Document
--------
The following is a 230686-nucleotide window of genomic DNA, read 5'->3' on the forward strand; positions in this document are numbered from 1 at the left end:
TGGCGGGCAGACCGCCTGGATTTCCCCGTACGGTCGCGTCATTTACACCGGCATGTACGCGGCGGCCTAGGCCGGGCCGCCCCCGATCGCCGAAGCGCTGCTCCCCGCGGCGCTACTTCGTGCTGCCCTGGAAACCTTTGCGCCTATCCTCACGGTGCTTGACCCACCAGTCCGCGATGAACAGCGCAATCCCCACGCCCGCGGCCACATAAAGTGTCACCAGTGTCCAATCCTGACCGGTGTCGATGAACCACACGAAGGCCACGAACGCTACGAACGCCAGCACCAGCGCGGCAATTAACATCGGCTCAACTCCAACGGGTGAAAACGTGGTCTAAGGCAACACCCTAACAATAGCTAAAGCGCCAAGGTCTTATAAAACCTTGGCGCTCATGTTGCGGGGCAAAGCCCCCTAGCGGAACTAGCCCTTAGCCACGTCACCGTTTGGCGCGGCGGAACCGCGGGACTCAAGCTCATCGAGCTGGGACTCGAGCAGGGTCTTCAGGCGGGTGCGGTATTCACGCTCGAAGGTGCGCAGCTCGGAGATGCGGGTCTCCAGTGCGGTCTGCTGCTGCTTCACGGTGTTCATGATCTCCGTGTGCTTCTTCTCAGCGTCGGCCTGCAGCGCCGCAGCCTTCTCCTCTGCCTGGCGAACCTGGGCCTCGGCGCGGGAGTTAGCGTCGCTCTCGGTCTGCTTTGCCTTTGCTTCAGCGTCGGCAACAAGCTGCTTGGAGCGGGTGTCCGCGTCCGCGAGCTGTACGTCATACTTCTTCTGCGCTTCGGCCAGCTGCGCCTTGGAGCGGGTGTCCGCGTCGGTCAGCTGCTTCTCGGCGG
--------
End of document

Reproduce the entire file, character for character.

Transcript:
The following is a 230686-nucleotide window of genomic DNA, read 5'->3' on the forward strand; positions in this document are numbered from 1 at the left end:
TGGCGGGCAGACCGCCTGGATTTCCCCGTACGGTCGCGTCATTTACACCGGCATGTACGCGGCGGCCTAGGCCGGGCCGCCCCCGATCGCCGAAGCGCTGCTCCCCGCGGCGCTACTTCGTGCTGCCCTGGAAACCTTTGCGCCTATCCTCACGGTGCTTGACCCACCAGTCCGCGATGAACAGCGCAATCCCCACGCCCGCGGCCACATAAAGTGTCACCAGTGTCCAATCCTGACCGGTGTCGATGAACCACACGAAGGCCACGAACGCTACGAACGCCAGCACCAGCGCGGCAATTAACATCGGCTCAACTCCAACGGGTGAAAACGTGGTCTAAGGCAACACCCTAACAATAGCTAAAGCGCCAAGGTCTTATAAAACCTTGGCGCTCATGTTGCGGGGCAAAGCCCCCTAGCGGAACTAGCCCTTAGCCACGTCACCGTTTGGCGCGGCGGAACCGCGGGACTCAAGCTCATCGAGCTGGGACTCGAGCAGGGTCTTCAGGCGGGTGCGGTATTCACGCTCGAAGGTGCGCAGCTCGGAGATGCGGGTCTCCAGTGCGGTCTGCTGCTGCTTCACGGTGTTCATGATCTCCGTGTGCTTCTTCTCAGCGTCGGCCTGCAGCGCCGCAGCCTTCTCCTCTGCCTGGCGAACCTGGGCCTCGGCGCGGGAGTTAGCGTCGCTCTCGGTCTGCTTTGCCTTTGCTTCAGCGTCGGCAACAAGCTGCTTGGAGCGGGTGTCCGCGTCCGCGAGCTGTACGTCATACTTCTTCTGCGCTTCGGCCAGCTGCGCCTTGGAGCGGGTGTCCGCGTCGGTCAGCTGCTTCTCGGCGG